At the end of the day, a person is only as good as the team who supports him or her, and for this, I am lucky to have a wife, family, and friends to share personal comments and in-person motivations, as well as anonymous posters who show appreciation for my words and the situation that I am going through. In short, they get me through.
THANK YOU, ALL!!
I don’t think that a lot of people outside the ___ community understand what someone who is connected to people with ___ goes through (here, I leave the spaces blank since you can make this Parkinson’s, PTSD, diabetes, ALS, cancer, or any other disability, disease, or problem people face in life). These people hurt, cry, and are as shaken up about this as the person. I know I’ve felt that way when I hear how close friends go through unhealthy times or when people die.
That stuff smarts.
For this, if you haven't thanked or supported a supporter, please do so.
In an ideal world, we’d be all healthy and "normal" and live long productive lives, but that’s not the way things goes. Instead, we need to relate to life as it happens. We need to be tough, and we can’t do it alone. That’s why one of my first assignments in class is to have people talk to their support systems about what they need to get through college so that someone else can help them do the laundry or dishes when time needs to go to homework. Additionally, teachers don’t always back-pat. We say, “Do this; do that.” We add, “That’s good” when an assignment is done, instead of screaming, “The hills are alive with the sound of music” like some people need to hear.
I'm not picking. I say this truthfully. Sometimes, I remember. Sometimes, I don't. That's why I high-fived the 8th grade girl I tutored yesterday. She looked at me like a bozo, but hey, I tried.
And it’s not that we don’t care; it’s just that we can’t always be the one and only all-powerful support system, and for this, we need the Verizon Network… just without Paul. That guy and his glasses are annoying.
In life, Maslow says we need love to get by. The Beatles echo this. That means we need family, friends, and people who say good things about us.
At its most intimate, there is the central duo. With that comes commitment and life together, and so, in marriage, we promise to take each other for better or worse, but do we really understand what "for worse" could be with regard to the "in sickness..." part of our vows? As a parent, mothers and fathers make a commitment to get their kids through anything, but often, life breaks down people’s strengths. Siblings and relatives connected by miles don’t always talk, so sometimes, things are seen in the abstract with, “Oh, X has Y. Did you hear about that? That sucks.”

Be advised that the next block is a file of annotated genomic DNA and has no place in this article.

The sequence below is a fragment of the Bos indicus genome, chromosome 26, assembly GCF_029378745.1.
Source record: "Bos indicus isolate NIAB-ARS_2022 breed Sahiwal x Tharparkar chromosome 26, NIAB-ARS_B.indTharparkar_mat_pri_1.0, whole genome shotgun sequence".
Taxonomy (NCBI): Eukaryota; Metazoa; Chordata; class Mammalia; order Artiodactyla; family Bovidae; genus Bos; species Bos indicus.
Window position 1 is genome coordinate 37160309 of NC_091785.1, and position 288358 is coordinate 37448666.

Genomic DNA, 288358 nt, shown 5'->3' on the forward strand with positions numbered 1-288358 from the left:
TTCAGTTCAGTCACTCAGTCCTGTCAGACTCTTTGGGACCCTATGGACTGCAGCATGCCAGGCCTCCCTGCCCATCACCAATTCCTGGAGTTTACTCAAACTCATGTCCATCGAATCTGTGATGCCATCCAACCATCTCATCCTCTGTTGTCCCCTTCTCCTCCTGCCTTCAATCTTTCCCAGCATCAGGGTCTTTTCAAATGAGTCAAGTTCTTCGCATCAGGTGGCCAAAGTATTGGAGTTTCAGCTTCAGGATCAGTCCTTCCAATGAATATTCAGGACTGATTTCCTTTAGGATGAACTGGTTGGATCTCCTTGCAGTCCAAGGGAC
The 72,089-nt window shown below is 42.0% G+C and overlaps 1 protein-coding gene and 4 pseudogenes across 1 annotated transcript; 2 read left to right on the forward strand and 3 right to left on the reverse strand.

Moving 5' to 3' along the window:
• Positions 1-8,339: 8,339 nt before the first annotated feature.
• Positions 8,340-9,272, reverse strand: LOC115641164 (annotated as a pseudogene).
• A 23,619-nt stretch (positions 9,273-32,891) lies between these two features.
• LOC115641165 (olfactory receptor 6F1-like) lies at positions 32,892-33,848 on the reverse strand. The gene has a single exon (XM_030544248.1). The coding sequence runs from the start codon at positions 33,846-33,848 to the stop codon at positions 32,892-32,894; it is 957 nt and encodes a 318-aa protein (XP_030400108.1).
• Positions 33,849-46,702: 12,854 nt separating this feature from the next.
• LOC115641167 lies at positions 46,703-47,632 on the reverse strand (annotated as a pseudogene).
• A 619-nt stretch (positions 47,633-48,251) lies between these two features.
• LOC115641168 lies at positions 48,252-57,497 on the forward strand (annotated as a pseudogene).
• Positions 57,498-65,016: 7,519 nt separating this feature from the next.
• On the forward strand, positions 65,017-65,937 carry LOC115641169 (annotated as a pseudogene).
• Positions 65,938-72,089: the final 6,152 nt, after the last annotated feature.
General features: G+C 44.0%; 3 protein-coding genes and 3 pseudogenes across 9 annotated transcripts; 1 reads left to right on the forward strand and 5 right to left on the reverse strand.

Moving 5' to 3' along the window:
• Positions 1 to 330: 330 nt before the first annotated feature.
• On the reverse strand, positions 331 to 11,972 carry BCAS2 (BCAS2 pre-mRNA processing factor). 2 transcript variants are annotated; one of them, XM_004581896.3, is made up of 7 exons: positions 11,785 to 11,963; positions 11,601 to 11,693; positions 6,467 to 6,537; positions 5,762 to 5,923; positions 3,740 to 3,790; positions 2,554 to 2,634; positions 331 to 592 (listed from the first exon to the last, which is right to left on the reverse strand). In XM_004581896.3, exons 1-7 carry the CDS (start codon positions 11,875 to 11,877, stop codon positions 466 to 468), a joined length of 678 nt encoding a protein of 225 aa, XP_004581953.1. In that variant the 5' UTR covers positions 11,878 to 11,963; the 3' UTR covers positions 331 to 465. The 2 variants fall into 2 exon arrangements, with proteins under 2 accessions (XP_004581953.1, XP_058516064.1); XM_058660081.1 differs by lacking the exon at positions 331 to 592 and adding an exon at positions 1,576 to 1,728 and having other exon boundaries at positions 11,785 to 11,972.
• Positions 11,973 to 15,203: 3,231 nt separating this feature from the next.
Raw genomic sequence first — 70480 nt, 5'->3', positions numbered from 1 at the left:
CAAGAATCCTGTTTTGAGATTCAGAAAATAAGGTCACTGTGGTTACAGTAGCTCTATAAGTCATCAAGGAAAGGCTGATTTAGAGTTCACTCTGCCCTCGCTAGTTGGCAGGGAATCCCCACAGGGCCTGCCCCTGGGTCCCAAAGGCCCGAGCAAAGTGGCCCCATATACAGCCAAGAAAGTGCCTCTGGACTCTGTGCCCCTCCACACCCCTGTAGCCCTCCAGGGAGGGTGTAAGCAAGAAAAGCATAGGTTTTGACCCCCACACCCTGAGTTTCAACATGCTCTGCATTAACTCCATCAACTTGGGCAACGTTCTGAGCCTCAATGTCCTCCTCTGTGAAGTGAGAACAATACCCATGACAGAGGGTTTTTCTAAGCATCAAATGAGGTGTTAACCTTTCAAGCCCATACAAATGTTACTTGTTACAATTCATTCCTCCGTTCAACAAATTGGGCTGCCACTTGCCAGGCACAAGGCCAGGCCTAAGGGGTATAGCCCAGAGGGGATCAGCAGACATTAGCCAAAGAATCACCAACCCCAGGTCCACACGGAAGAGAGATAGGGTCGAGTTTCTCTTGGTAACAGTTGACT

We can’t always expect people, even close friends, to feel the pain of diagnosis and life difficulty now and to come. That’s a fact of life. But through it all and despite our difficulties and idiosyncrasies, they do.
For this, I am lucky to have people who understand and care, genuinely and infinitely. That's a good thing.
To exemplify that feeling, I am incredibly lottery winner lucky to have a wife who loves me and supports me while joining me for doctor’s appointments and still dreaming about tropical vacations with me as well as thinking about going to New Orleans and the Canyonlands / Yellowstone / Tetons trip we want to take. I don’t often say just how much I love and appreciate her, but for all our lives have seen and accomplished since our first date on December 1, 2007, life has been better with Heather. It’s nice to be able to go home to her and share a life and thoughts on the day. Love is a good thing, and I’m glad I get to love her.
By the way, we met on Match Dot Com. Yes, online does offer great love opportunities.
I also have a family, from my parents to my cousins through to aunts, uncles, and other titles too numerous to mention, who feel every bit of this journey. I’m strong for them, and they’re strong for me. It’s what it has to be. It’s hard to see people silently going through pain over where things are and will be, but for the most part, I’m pretty positive. How can I not be? I’ve got Missy Elliott’s “Pep Rally” to scream along to.
And that is one dang good song.
But family and friends, yeah. I may not always talk a lot or seem like I’m listening, but I am. I’m appreciative for all I’ve got. It’s really the only way I can be.
I appreciate those who read the blogs, buy the books, go hiking with me, yammer on the phone, send messages, hang out, offer advice, send mix CDs, or who represent my history. You helped make me me.
Thank you all! You guys and gals rock. Mucho love.